The double grand coup is the identical to the grand coup, only with the exception that it is repeated or doubled. As a reminder, the grand coup is defined as a play, by which the declarer intentionally shortens his trump holding by ruffing a winner in order to achieve a finessing position over an adverse trump holding in an end position.

The following example was executed by Mr. Albert Silber of District 12 at the Russell Roosen Sectional in August of 1997 as reported by the Newsletter Table Talk, which is the Official Publication of the Michigan Bridge Association, Volume 50, Number 3, Fall 2009.

Note: This achievement by Mr. Albert Silber constituted the content of a bridge column authored by Mr. Alan Truscott, bridge columnist for The New York Times, on October 04, 1997, in which he describes the actions of Mr. Albert Silber for executing the double grand coup.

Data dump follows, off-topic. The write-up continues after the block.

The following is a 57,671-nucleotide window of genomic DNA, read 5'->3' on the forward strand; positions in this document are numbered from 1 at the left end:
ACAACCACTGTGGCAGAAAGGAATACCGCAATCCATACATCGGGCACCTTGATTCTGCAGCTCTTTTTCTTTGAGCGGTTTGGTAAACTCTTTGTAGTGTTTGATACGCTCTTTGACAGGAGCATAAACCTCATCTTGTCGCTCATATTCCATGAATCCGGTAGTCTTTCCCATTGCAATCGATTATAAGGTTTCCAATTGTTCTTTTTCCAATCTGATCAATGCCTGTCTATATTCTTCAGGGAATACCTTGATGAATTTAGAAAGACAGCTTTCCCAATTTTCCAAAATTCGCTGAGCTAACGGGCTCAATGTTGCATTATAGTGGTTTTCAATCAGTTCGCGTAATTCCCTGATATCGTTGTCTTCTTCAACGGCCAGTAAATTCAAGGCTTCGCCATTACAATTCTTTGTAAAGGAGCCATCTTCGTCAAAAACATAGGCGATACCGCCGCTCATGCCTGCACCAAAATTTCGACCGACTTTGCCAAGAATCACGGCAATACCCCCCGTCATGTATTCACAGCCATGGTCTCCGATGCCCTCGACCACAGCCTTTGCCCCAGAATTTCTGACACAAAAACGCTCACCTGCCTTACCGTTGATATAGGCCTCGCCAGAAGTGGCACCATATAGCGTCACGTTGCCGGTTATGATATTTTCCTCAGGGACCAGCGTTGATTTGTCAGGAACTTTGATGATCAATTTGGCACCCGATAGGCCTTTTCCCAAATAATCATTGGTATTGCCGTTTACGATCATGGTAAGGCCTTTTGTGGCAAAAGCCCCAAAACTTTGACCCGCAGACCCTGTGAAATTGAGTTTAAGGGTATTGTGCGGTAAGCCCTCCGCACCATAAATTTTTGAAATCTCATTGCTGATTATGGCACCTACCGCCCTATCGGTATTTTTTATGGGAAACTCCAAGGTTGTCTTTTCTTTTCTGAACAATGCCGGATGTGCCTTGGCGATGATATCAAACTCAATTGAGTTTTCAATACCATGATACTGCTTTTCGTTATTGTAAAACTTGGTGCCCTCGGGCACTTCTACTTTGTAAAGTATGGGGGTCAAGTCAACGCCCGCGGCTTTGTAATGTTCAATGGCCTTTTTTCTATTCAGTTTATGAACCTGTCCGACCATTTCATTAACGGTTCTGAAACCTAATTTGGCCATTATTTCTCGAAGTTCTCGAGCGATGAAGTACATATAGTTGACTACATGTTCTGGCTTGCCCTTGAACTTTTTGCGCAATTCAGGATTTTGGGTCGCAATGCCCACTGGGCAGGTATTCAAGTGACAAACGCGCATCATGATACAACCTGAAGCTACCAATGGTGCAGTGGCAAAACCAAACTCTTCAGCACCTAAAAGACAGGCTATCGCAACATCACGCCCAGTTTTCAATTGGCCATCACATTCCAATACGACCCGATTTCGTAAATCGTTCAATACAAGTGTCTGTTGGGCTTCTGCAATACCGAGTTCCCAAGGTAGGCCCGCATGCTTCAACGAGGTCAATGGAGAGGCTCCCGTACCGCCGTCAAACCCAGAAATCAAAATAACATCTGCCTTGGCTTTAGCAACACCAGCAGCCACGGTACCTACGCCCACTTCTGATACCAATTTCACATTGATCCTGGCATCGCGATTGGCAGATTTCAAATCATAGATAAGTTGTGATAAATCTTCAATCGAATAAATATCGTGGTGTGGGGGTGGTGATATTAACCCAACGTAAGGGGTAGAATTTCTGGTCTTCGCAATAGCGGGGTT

Note: In the bridge article, dated December 15, 1991, authored by Mr. Alan Truscott, bridge columnist for The New York Times, he describes how a new Compensation Method was reported by Mr. Albert Silber by Birmingham, Michigan, United States, who was introduced to the method by Mr. Vitold Brustunov during a visit to Leningrad, before that city reverted to its traditional name of St. Petersburg. This article has only been preserved and archived on this site in .pdf file format for future reference.

Note: The photograph of Mr. Albert Silber, who began playing the game of bridge in the year 1926 during its most early evolution, is presented below. The photograph is estimated around the year 1999, shortly before the turn of the millennium. He was born in the year 1912 and died in August 2009. Any additional photographic material of Mr. Albert Silver would be greatly appreciated.